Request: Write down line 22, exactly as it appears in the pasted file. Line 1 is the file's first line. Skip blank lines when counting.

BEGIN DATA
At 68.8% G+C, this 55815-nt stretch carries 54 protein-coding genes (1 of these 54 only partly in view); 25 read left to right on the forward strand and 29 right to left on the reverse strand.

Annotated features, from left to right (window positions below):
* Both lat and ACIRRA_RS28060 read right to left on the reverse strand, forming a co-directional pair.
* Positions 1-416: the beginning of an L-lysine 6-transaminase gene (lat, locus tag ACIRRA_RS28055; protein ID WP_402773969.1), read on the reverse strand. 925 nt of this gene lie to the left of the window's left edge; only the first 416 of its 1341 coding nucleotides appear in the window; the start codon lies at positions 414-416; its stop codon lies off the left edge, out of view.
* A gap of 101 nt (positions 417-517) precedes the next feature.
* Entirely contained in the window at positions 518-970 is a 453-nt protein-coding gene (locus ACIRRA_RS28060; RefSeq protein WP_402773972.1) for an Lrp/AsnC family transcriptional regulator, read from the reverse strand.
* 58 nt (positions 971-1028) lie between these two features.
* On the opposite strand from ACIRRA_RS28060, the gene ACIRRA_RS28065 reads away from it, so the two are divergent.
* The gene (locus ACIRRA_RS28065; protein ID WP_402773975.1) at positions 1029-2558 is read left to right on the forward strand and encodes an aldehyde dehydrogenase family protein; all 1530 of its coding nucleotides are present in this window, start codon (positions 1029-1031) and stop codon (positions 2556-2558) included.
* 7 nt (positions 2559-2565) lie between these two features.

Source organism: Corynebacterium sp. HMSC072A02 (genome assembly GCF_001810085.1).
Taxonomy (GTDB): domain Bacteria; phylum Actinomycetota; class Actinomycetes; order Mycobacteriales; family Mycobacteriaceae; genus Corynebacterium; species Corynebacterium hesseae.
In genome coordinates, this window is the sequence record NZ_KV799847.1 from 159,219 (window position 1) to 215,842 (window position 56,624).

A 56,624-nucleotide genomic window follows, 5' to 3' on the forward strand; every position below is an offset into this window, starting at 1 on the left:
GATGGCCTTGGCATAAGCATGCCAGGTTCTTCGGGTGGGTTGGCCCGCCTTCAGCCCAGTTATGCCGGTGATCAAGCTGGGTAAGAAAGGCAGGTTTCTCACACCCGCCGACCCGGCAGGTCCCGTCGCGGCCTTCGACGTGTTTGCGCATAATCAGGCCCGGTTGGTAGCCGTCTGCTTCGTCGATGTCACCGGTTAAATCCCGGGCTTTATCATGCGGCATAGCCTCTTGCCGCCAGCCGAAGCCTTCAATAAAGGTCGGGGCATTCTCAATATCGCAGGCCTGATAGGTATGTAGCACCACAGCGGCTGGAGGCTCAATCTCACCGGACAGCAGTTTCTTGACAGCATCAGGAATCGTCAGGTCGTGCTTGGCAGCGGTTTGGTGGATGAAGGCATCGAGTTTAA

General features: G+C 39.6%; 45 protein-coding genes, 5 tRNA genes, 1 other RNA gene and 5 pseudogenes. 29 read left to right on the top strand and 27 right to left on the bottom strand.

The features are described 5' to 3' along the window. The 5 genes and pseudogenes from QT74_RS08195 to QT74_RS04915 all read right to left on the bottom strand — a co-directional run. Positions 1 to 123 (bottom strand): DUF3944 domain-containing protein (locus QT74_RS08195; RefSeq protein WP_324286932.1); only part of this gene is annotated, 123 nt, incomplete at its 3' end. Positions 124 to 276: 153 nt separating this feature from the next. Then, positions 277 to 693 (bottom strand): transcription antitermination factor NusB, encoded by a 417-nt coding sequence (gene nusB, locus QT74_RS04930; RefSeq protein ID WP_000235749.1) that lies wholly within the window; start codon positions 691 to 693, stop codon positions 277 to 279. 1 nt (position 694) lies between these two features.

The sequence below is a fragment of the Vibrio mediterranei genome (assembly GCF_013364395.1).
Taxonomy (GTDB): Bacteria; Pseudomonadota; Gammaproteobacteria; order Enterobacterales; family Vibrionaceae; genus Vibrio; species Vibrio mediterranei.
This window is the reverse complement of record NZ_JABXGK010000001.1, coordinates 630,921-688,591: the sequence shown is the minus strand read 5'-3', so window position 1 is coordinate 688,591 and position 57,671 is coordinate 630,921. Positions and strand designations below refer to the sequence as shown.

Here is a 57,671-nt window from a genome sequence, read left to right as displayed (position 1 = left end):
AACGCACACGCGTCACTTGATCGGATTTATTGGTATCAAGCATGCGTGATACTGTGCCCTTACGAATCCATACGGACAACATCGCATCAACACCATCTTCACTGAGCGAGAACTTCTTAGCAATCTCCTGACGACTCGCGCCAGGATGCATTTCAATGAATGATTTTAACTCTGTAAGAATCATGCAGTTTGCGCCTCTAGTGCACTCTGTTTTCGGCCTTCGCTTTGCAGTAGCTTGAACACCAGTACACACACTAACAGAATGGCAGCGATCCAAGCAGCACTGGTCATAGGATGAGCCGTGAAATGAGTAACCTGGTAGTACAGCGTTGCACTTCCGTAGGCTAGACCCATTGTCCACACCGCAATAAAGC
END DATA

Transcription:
AACGCACACGCGTCACTTGATCGGATTTATTGGTATCAAGCATGCGTGATACTGTGCCCTTACGAATCCATACGGACAACATCGCATCAACACCATCTTCACTGAGCGAGAACTTCTTAGCAATCTCCTGACGACTCGCGCCAGGATGCATTTCAATGAATGATTTTAACTCTGTAAGAATCATGCAGTTTGCGCCTCTAGTGCACTCTGTTTTCGGCCTTCGCTTTGCAGTAGCTTGAACACCAGTACACACACTAACAGAATGGCAGCGATCCAAGCAGCACTGGTCATAGGATGAGCCGTGAAATGAGTAACCTGGTAGTACAGCGTTGCACTTCCGTAGGCTAGACCCATTGTCCACACCGCAATAAAGC